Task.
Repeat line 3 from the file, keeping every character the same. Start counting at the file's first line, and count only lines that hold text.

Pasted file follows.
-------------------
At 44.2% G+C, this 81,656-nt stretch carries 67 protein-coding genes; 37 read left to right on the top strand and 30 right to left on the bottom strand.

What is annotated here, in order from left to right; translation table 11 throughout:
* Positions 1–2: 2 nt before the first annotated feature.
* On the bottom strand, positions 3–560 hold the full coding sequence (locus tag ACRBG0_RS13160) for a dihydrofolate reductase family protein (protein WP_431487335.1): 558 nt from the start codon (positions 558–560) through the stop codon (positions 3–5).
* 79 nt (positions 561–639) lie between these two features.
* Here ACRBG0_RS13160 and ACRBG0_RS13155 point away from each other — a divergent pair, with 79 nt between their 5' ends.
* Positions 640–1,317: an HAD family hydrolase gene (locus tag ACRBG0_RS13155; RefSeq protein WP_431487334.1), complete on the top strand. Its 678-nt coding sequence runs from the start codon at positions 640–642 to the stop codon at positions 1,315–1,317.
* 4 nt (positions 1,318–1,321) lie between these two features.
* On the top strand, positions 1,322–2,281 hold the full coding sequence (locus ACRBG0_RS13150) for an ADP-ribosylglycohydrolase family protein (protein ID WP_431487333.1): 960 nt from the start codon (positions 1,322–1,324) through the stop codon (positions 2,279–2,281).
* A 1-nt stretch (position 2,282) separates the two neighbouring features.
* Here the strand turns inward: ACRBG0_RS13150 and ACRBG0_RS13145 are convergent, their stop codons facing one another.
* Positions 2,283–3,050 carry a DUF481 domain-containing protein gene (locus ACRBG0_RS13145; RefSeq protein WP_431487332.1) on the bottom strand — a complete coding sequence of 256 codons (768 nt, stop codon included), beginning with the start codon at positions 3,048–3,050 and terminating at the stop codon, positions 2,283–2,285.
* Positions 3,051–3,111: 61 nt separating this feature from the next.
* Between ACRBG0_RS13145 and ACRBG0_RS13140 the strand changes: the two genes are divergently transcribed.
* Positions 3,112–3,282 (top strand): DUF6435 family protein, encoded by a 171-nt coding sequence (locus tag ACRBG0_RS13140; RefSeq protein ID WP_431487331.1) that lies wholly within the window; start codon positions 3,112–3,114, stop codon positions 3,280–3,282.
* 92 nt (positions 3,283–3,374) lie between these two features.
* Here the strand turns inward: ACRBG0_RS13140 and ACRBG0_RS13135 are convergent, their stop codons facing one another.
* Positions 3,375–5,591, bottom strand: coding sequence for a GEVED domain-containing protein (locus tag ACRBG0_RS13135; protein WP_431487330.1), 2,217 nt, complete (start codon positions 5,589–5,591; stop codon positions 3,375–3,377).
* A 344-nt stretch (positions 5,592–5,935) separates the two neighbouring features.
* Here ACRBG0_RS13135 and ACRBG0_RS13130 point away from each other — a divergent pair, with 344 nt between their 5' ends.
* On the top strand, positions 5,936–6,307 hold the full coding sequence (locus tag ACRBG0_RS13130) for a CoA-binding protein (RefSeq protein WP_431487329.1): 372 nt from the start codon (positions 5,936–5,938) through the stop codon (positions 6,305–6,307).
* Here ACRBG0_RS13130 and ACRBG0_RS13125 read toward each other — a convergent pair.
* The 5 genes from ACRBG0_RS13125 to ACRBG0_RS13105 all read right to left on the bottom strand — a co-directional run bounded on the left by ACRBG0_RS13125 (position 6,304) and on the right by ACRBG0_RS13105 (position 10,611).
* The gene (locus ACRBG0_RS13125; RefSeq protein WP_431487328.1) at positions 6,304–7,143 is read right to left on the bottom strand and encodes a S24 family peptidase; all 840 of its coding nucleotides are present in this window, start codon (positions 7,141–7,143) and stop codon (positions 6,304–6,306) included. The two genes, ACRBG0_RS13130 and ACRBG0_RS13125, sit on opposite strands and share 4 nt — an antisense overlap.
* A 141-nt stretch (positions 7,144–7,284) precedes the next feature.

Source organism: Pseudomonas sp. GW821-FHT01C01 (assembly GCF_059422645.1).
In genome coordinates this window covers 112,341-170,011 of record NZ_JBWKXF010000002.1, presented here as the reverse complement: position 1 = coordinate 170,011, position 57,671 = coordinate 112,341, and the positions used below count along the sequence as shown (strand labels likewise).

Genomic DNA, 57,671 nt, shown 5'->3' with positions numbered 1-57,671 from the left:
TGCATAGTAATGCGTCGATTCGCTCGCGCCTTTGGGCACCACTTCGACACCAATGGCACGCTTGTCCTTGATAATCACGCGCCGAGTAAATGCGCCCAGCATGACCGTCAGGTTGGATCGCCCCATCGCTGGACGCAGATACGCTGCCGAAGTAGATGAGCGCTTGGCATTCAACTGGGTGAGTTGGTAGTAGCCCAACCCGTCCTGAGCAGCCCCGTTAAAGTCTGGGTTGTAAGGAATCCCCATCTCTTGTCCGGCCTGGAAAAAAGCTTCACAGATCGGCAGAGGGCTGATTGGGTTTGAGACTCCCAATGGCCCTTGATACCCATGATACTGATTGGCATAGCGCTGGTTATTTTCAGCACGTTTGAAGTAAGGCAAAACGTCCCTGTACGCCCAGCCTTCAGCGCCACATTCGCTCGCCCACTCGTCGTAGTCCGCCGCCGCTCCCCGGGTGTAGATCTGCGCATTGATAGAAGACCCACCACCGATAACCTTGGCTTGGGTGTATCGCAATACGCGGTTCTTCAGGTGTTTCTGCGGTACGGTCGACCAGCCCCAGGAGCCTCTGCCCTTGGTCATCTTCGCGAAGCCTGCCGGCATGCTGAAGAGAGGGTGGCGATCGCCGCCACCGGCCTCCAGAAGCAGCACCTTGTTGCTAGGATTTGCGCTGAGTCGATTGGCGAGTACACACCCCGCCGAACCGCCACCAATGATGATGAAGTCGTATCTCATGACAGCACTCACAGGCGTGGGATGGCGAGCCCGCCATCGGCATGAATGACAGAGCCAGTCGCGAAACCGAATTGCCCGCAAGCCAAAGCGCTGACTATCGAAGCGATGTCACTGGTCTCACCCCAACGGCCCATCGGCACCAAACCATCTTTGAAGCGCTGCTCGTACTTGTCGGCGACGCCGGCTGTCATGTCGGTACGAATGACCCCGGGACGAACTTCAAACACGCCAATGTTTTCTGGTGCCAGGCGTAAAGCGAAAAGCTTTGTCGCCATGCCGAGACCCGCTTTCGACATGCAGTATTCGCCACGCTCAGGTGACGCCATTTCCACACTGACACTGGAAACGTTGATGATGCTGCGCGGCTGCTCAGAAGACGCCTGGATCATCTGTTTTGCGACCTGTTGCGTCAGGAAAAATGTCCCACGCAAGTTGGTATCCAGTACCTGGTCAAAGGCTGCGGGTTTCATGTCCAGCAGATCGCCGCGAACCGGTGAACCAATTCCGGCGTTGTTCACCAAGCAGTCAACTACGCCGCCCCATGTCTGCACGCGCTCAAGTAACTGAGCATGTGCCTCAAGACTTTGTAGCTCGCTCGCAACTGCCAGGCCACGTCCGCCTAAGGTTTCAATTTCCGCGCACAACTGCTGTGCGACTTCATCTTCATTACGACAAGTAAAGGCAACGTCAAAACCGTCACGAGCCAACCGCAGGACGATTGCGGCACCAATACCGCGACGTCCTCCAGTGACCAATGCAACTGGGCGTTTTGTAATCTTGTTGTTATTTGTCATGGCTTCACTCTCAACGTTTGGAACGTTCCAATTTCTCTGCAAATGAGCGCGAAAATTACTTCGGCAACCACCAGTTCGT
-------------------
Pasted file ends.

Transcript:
* Positions 1–2: 2 nt before the first annotated feature.